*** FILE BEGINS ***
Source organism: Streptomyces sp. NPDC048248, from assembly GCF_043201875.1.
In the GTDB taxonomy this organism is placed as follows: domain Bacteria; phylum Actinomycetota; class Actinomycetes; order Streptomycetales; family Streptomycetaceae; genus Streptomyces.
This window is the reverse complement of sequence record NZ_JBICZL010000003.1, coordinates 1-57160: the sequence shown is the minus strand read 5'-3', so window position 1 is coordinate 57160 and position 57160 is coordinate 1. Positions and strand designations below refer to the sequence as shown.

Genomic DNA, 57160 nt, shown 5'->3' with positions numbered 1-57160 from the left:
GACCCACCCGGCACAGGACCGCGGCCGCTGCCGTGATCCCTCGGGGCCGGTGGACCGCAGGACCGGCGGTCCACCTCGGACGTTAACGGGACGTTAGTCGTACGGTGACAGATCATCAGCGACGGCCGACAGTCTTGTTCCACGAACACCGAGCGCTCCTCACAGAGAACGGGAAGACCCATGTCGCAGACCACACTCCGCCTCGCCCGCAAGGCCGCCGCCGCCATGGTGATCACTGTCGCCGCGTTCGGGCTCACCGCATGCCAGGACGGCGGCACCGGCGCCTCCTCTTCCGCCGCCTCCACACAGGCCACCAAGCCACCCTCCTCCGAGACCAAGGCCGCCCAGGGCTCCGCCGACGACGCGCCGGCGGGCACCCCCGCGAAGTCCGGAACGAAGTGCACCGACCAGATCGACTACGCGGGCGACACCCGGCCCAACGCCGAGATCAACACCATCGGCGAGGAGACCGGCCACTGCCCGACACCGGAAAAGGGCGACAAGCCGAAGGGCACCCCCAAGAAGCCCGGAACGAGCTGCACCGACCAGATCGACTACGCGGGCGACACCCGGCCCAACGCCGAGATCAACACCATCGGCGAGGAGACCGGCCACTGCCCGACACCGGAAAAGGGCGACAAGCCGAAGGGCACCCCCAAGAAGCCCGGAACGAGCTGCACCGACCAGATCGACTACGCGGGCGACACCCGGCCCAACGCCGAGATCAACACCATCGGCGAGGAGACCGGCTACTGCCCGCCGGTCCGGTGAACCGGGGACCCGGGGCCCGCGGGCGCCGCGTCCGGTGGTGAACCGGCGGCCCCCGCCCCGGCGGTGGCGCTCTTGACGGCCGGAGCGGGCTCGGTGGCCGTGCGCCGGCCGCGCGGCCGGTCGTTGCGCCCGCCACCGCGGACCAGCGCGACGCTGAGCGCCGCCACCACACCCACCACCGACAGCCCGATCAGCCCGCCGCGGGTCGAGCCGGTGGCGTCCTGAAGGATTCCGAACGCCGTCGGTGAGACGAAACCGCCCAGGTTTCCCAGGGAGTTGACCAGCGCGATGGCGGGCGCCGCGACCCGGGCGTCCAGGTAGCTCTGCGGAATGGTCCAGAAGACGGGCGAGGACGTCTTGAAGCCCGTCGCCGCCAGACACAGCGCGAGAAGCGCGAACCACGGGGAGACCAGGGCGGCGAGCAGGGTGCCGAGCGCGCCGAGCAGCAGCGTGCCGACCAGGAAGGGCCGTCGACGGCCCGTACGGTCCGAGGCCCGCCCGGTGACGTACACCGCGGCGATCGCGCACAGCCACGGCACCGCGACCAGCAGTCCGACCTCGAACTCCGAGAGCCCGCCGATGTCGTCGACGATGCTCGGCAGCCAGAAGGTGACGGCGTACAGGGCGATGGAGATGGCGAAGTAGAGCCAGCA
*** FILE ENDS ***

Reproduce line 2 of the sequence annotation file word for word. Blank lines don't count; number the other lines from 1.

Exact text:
In the GTDB taxonomy this organism is placed as follows: domain Bacteria; phylum Actinomycetota; class Actinomycetes; order Streptomycetales; family Streptomycetaceae; genus Streptomyces.